• “Effective” as defined by the FSG is a program that has the ability to identify and prevent criminal activity
    • Note: The government does not care how much was spent on a safeguard, but only that it is effective – business perspectives must be considered
    • FSG is not a compliance or standard for an organization, but should be incorporated to ensure that the organization is both protected and due care is taken for the personnel
  • Challenge of Ethics
    • Organizations can choose to accept fines for non-compliance if only direct costs are considered
    • Ethics are decided based upon social duties, doing the right thing, and based on the maturity of the business
  • When dealing with auditors, create a relationship and seek to understand the intent of the effort
  • Understanding the reasons information is sought allows for the organization to provide the correct information.
  • OCEG – the Red Book published in its current form has recommendations on establishing a compliance program
  • The risk faced by an organization can come from a number of areas and must be centrally responsible to a core group, i.e. the Compliance group. These risks may be categorized as environmental, compliance, people, ethics, regulations, and business
  • A simple method of gaining acceptance by business parties is to first identify the risks (see categories above), second vet these against a formal corporate compliance steering committee (vet and weigh the risks), third give business another pass, and finally compare these digested risks and ratings against any multinational rankings.
  • Benchmarking is very important to ensure a business is not over spending or falling behind in the technology innovations. Benchmarks can be gathered through OCEG and public surveys.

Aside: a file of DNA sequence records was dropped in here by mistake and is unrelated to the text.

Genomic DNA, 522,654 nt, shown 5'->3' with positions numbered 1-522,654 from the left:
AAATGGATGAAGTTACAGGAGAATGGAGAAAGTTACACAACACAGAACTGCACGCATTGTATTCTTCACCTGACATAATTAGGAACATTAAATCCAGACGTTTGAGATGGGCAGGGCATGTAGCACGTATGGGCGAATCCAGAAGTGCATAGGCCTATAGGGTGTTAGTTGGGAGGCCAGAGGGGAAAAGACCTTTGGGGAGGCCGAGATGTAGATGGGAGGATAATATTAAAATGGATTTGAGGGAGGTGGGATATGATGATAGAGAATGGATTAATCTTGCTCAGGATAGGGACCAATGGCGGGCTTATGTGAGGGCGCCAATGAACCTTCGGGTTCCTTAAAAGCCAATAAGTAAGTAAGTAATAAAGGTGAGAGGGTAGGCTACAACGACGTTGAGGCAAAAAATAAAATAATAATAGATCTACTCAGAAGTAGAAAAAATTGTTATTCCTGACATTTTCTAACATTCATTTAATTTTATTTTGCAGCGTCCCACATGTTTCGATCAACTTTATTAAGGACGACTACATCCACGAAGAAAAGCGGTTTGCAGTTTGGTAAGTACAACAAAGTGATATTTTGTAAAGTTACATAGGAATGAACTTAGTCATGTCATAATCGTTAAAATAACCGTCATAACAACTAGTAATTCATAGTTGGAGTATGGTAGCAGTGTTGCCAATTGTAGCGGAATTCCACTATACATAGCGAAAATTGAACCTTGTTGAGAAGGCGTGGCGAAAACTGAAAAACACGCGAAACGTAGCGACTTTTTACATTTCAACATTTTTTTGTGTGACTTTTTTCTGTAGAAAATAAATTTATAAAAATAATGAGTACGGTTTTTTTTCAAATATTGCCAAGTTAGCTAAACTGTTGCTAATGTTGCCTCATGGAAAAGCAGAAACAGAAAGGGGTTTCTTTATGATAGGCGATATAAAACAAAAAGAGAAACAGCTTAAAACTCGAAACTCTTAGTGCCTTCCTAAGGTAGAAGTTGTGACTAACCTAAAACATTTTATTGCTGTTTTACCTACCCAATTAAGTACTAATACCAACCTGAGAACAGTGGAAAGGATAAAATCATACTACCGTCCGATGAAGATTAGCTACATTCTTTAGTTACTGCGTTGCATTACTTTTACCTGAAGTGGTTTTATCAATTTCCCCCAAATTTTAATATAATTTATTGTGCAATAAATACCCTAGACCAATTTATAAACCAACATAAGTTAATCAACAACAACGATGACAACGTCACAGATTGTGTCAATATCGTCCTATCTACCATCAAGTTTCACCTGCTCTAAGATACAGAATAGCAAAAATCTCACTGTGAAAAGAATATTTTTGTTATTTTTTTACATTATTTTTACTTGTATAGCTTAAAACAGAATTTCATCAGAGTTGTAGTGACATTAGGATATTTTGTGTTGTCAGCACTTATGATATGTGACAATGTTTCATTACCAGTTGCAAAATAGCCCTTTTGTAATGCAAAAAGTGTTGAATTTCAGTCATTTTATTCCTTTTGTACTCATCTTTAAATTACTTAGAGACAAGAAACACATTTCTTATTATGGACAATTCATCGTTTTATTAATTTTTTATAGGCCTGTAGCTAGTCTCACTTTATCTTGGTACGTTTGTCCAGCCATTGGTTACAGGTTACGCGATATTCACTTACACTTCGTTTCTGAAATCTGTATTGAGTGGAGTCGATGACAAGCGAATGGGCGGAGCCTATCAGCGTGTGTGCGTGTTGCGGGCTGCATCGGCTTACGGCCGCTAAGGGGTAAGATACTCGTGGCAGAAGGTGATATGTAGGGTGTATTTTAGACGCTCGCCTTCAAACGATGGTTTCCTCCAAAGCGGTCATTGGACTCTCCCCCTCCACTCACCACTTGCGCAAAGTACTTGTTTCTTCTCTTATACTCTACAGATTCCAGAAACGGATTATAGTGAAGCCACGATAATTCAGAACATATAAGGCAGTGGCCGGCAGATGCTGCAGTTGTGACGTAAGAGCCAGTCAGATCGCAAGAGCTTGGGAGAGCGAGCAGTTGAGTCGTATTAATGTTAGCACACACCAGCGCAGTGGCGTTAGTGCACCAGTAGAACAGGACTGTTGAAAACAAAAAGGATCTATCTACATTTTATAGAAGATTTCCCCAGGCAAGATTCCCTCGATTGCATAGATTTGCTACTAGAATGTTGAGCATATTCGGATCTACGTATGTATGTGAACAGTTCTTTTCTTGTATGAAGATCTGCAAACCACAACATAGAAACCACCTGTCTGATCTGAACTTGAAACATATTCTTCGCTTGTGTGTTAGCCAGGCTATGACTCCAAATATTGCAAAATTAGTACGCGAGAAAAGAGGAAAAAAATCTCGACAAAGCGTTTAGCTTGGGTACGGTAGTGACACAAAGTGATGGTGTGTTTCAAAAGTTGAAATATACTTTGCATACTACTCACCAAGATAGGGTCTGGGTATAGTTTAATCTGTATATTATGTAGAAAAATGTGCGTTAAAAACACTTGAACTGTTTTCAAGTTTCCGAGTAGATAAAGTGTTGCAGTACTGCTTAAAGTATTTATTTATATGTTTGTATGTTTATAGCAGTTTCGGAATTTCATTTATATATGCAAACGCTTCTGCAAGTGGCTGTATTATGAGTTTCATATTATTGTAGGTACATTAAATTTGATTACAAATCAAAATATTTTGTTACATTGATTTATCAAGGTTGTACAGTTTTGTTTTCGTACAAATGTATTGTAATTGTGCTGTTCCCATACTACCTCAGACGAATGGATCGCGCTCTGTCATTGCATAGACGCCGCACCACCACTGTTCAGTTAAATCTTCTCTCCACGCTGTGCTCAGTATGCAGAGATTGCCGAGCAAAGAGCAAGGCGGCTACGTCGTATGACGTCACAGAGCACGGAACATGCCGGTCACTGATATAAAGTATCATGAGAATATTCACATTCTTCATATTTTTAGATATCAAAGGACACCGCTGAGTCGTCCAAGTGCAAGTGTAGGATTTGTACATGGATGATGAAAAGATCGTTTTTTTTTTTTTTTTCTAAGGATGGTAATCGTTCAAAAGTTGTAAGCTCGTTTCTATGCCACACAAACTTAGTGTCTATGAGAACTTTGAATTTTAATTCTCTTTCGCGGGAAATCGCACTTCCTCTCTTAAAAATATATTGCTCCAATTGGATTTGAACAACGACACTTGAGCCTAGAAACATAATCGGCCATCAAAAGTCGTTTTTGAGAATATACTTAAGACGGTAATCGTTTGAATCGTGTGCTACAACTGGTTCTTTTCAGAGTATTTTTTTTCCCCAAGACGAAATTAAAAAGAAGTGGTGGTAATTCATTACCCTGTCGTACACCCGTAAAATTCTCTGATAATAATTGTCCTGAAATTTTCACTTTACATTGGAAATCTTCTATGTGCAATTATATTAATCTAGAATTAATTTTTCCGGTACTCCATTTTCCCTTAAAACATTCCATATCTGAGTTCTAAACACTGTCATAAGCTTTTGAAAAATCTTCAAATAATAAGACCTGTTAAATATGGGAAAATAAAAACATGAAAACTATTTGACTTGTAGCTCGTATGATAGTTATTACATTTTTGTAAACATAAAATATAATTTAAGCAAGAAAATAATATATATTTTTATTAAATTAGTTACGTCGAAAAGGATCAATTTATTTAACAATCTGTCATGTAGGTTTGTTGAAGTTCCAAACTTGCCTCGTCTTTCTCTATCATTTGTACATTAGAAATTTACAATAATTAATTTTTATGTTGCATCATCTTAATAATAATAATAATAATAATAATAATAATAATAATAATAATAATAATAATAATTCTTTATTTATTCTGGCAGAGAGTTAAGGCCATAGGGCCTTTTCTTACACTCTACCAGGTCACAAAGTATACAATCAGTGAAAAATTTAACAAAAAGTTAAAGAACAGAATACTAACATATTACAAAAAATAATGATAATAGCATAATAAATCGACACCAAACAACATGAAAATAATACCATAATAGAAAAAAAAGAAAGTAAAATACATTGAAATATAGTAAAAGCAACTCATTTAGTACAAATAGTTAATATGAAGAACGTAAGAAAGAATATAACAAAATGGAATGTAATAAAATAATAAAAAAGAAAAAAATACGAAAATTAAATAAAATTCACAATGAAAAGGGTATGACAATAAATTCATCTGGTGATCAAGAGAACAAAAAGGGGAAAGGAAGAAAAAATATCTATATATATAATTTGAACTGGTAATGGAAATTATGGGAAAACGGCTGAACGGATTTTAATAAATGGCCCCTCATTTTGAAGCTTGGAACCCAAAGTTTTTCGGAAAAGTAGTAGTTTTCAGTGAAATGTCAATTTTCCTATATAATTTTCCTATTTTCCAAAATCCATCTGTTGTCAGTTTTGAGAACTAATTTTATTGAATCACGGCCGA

• Several Studies were recommended to include:
  • A common refrain by the panel was that compliance programs should promote the delivery of advanced information on compliance to satisfy the concern of management, the Board, and the Audit Committee
  • Some takeaway tips from the session:
    • Develop an Agree Upon Procedure process for GRC
    • Define hard metrics for a framework – consider OCEG Red Book
    • Become certified – whether by ANSI, OCEG, or others
    • A tip by the OCEG spokeswoman was that everyone should join the OCEG study survey process, because all participants get a free customized report that provides benchmarks based on each survey.

Benchmark, Benchmark, Benchmark:

  • There are some statistics that are not easy to locate and absorb into an organization for comparison that are timely or complete, however a great tip provided by the panel was to look after bad reports!
  • Bad compliance or failed audit reports that are made public in proxy filings and by government agencies contain huge amounts of information on what was done wrong – Fannie Mae (348 page report worthy of any good flight across the pond), Boeing, CA)
  • Take advantage of free webinars to learn about latest interpretations of laws and requirements

The greatest theme that resonated throughout this session, one-on-one interviews and discussions I had, and those of other sessions can be summed up in the following points:

  • Seek to understand an organization’s culture – even transformational leaders must understand where the river flows before effecting change.
  • Identify areas of value from the compliance program beyond avoiding fines, and contribute to the mission of the business
  • Risk Assessments (of all risk categories) are a necessary starting point before any audit and monitoring is possible.
  • Communicate in a language that can be understood – and gain a presence with the Directors and executive management.

A huge overview, and I hope some value to anyone seeking to hone their compliance programs. There is a tremendous amount of thought leadership in this area, and I encourage anyone to contact me to discuss these points.

Best regards,

James DeLuccia IV

U.S. Markets Competitive (again?) – SOX and company are good

Ernst and Young‘s global survey released today indicated that despite popular press and political dancing (Paulson Interim Report, Bloomberg/Schumer Report) the U.S. IS, in fact, competitive. This is despite the existence of a strongly regulated market, and one where SOX, at full strength, did not, apparently, hurt the US. market prospects. The study showed that the U.S. generated the largest number of IPOs in 2006, and raised $34.1 billion dollars.